All our current plants are listed here and most have at least one photograph. All photographs have been taken in the Derby collection. Further photographs to show the different aspects of each cultivar will be added latter. Although some of the plant descriptions are quite brief, we intend to provide more detailed description when we have studied each cultivar in detail.
Click on any species and you will be presented with a list of all the cultivars for that species that are in our collection, along with a thumbnail photograph in most cases. Clicking on a cultivar will give more information and access to a larger photo.
We do not have the facilities to propagate our plants, and therefore we do not sell any Hydrangea’s. However, most of the newer and best cultivars are available from British nurseries and can be sourced by using the fantastic RHS Plant Finder (see our contacts page) It will present a list of nurseries offering the plant for sale and even tell you which ones have a postal service and then provide contact details for the nursery. A few clicks of the mouse and the plant will be on its way!
THE GENUS HYDRANGEA
Hydrangeas have been popular garden plants for a long time and although there are only around fourteen species in general cultivation plant breeders have been busy over the years producing over a thousand different cultivars, although many have now been lost from cultivation which is the main reason we now have National Plant Collections.
There are three main flower types in Hydrangea; 1) The flat topped ‘corymb’ typical of the Lacecaps forms of H.macrophylla. 2) The long cone like ‘panicle’ typical of H.paniculater and H.quercifolia and 3) The ’rounded balls’ of flowers formed from either a corymb or panicle flower type that has been bred to minimise the number of fertile flowers in the flower head and maximise the number of sterile florets.
In the typical wild forms of Hydrangea the centres of the flowers are packed with small, plain, often dull coloured fertile flowers. These are surrounded by sterile flowers that do not have any stamens or carpel’s. These sterile flowers usually have large showy often brightly coloured petals. Although probably not technically correct I am calling all the individual flowers (both fertile & sterile ones) in a flower head ‘Florets’ as most people think of the whole flower head as ‘The Flower’ and therefore it can otherwise get confusing. It is of no surprise that plant breeders have tried to breed forms with more sterile florets than fertile florets, however, when the fertile florets are more or less eliminated from the flower head, it then naturaly takes on a globose shape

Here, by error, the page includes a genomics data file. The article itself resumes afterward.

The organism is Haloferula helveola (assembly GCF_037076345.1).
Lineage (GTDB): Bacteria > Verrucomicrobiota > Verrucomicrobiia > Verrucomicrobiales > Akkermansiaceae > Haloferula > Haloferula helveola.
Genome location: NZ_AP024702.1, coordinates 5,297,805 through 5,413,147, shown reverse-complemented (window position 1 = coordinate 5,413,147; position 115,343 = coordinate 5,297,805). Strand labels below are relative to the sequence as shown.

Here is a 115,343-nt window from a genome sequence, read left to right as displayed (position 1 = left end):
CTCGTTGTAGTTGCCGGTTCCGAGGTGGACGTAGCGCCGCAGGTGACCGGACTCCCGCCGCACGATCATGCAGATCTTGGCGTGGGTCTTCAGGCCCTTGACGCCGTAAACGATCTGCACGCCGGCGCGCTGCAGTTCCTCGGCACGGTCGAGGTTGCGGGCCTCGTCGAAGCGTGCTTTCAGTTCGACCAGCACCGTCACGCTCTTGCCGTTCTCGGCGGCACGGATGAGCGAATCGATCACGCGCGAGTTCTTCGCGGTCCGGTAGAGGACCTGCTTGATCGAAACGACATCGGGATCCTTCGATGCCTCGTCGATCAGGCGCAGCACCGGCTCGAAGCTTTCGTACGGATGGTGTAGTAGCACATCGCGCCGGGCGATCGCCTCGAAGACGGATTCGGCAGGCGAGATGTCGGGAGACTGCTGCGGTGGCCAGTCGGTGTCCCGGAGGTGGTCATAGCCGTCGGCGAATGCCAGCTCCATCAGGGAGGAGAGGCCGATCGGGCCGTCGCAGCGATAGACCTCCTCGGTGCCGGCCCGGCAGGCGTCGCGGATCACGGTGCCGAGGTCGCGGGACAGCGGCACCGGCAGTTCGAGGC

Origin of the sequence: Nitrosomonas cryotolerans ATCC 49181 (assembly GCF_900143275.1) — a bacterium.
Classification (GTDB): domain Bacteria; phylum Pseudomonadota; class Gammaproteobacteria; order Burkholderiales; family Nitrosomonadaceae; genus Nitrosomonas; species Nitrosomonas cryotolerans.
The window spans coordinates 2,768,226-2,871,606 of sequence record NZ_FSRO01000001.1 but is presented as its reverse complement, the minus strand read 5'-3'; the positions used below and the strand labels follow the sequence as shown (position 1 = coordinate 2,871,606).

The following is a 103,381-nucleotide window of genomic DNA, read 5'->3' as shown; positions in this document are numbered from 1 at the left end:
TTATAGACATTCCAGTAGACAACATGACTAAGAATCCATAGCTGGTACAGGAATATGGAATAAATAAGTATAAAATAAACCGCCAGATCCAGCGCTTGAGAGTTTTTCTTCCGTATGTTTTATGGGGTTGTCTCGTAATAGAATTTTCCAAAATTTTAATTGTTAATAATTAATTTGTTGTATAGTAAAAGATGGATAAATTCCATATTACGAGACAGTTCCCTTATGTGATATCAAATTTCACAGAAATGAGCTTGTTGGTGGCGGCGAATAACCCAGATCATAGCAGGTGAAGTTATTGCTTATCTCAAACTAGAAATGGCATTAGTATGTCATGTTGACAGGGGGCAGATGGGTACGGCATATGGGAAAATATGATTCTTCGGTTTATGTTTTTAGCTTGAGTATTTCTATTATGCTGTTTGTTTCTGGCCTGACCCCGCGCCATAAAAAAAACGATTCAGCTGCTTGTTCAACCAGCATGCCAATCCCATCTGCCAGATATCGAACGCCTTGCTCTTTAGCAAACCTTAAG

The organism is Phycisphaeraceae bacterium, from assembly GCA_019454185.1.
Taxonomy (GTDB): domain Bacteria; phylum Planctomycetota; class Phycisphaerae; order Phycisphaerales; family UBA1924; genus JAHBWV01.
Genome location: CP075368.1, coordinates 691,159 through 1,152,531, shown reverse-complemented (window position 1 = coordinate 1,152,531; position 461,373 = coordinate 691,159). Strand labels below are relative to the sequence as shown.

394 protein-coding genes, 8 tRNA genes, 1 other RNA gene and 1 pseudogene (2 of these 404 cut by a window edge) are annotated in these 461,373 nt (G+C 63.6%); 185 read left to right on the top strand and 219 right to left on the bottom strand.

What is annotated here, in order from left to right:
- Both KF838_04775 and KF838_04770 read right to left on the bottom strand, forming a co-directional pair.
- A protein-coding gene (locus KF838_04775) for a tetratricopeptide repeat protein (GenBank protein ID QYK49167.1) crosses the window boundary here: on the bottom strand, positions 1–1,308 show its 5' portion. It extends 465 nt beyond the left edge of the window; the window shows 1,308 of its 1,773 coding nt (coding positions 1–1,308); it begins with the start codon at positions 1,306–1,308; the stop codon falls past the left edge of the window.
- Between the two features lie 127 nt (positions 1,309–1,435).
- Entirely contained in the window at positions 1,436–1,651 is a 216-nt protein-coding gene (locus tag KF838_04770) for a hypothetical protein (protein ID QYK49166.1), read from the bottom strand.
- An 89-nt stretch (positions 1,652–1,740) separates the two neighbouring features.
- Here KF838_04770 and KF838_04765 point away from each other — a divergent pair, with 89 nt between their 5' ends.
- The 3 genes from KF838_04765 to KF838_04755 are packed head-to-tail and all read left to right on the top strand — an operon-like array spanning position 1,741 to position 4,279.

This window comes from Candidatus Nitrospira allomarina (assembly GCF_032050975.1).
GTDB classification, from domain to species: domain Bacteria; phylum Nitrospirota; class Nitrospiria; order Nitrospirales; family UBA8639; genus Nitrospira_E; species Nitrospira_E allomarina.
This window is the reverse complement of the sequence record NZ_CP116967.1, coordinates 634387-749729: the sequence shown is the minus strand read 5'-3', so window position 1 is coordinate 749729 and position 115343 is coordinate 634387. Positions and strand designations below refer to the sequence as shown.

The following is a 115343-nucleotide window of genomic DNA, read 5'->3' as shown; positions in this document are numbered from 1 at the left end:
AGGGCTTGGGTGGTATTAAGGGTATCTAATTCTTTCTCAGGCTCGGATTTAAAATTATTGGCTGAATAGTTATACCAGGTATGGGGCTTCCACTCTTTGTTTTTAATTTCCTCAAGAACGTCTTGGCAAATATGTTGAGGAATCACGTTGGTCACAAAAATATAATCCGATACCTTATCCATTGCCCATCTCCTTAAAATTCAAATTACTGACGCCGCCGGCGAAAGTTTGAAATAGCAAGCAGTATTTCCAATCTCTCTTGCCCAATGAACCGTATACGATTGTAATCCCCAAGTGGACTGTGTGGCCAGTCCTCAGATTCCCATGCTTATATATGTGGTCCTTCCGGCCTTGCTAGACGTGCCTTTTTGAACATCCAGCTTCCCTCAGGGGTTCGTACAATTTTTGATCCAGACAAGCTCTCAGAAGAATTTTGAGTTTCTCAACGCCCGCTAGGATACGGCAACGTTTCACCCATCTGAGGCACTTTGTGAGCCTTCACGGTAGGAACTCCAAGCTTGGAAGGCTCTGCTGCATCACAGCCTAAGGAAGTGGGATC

The flower colour of some but not all Hydrangeas is susceptible to change dependent on the acidity or alkalinity of the soil. Many pink hydrangeas will turn blue if planted in an acidic soil, while deep reds and white usually remain unchanged. However, pink Hydrangeas grown in an alkaline soil can be coxed into turning blue by the addition to the soil of ‘Bluing Compound’ obtainable at most garden centres.
Some species such as H.macrophylla only produce flowers from wood that is at least one year old and therefore it this wood is pruned away they will not produce any flowers, or perhaps a few late in the season when the wood has hardened although a few new species of macrophylla have now been bred that will flower on new wood.
Some species such as H.paniculata produce their flowers on new wood and so will still flower even if pruned well back; in fact H.panicula forms larger flower spikes after pruning. H.aroborescens also flowers on new wood and their thin stems can be pruned back to a basal stool in the winter.